CartONG and its partner Les Petits Débrouillards have been implementing for nearly a year a project to raise awareness about Sustainable Development Goals (SDGs) throughout the Auvergne-Rhône-Alpes region, called "EducAuRA". This initiative is part of the "Frame, Voice, Report!" program, a European fund for civil society organisations which aims to strengthen citizens' knowledge about, and commitment towards the SDGs. As part of this project, CartONG created a map exhibition on the topic of migration entitled "When maps speak to us". Exhibited twice at the end of 2018, at the occasion of the GeOnG Forum in October and of the 2018 edition of the Festival des Solidarités in November, we wanted to give you the opportunity to (re)discover this interesting mapping project via our website.
Indeed, this exhibition aims to deconstruct myths about the contemporary migratory context using a tool that is both silent and yet very meaningful: the map. A support used for the visualization of objective and standardized data, the map is used here to illustrate or denounce a few common beliefs about migration, thus trying to bring elements of comprehension on the origin and destination of the current international migratory flows, the main territories welcoming migrant people, and the profile of migrants around the world. The four maps exhibited below thus aim at questioning our perception of modern global migratory phenomena.
Click on the maps to discover them in large format!
Maps 1 & 2 - Europe: land of asylum?
Europe in general, and France in particular, are not the territories hosting the largest number of migrant people. Moreover, it seems extremely complicated to speak of a "European dynamic" on migration issues, when we know that many disparities and deep disagreements exist between Member States. In 2016, 1.2 million asylum applications were registered in the 28 Member States of the European Union, equivalent to only 0.2% of the 508 million inhabitants of the European Union (Germany accounting for 62% of applications alone).
The reality is thus quite different from the common belief: people fleeing their country because of a crisis most often seek asylum in a nearby country: Syrians in Turkey and Lebanon, Afghans in Pakistan and Iran, etc. According to UNHCR, nearly 9 out of 10 refugees took refuge in a "poor" or developing countries in 2015, primarily in areas close to the original crisis area such as Turkey, Lebanon, Iran, Pakistan or Jordan.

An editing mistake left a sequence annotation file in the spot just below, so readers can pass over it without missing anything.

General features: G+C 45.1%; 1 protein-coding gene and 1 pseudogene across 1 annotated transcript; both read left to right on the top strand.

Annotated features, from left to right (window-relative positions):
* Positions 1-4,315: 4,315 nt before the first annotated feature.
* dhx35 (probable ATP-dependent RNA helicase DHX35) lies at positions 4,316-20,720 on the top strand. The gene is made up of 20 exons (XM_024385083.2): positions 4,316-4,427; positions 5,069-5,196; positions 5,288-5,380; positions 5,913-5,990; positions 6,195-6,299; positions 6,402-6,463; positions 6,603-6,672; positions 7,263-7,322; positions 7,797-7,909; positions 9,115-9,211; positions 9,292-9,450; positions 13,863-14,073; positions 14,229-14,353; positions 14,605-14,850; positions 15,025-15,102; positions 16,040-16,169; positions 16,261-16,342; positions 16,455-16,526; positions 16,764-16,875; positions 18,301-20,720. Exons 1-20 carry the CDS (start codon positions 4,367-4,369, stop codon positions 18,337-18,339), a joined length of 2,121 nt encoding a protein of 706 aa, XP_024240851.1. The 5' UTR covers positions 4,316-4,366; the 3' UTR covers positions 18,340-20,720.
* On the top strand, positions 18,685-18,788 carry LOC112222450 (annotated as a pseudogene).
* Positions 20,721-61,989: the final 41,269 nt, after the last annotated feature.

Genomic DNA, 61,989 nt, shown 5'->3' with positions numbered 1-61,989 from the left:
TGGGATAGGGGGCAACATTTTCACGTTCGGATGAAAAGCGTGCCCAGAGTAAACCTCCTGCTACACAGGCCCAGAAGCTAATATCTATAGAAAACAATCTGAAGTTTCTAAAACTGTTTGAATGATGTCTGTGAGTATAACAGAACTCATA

Map 3 - Host countries of migrants
In 40 years, the number of displaced persons in the broad sense of the term (labor migration, refugee displacement, student migration, etc.) has tripled and therefore the profile of host countries - in this context of globalized migration - tends to get blurred: countries of departure become host and transit countries, and vice versa.
The idea that the most frequent displacements are the ones of nationals coming from developing countries and going to the richest ones is therefore far from accurate: globally, a third of migrants move from developing countries (South) to developed ones (North); one third, from South to South; and the last third from North to North. This situation is actually not really recent: in 2015, the World Bank was already asserting that the majority of international migratory flows took place between countries of the same level of development, especially between neighboring countries, or even internally i.e. within the same country.
Map 4 - Men, women and children: who are "the migrants"?
The profile of migrants (in the broad sense of the term) is not limited to a gender or an age, it reflects the various reasons explaining why people decide to migrate or flee. According to a 2016 UNICEF estimate, 50 million children do not live where they were born. Out of these, 28 million (11 million refugees and 17 million internally displaced people) reportedly fled due to conflict. Separated from their families to flee violence, poverty or the disastrous consequences of climate change, these children have to cross dangerous territories: 28% of victims of trafficking in the world are children; and minors from sub-Saharan Africa, Central America and the Caribbean are the most affected by this challenging reality.
Who are these people on the road? They are minors, women (in 2015, about 50% of the world's migrant population were women and girls) and single men, but also elderly people, people with disabilities, whole families, all considered "vulnerable" as per the UN High Commissioner for Refugees' definition. The diversity of these vulnerable people is still largely overlooked in the maps about migration.
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This exhibition was made possible thanks to 3 CartONG dedicated volunteers, Michel, Ignacio and Pierre who we would like to thank once again, and who were supported by several CartONG staff.
The EducAuRA project will come to an end in June 2019. Until then, join us for more events and activities: conference about gender equality (SDG 5) organised in Lyon in April, awareness-raising activity organised during the 2019 World Water Day, etc.
For more information about the project, the design of workshops about SDGs, or to host the exhibition, do not hesitate to contact Cécile Borreil - Project Coordinator of EducAuRA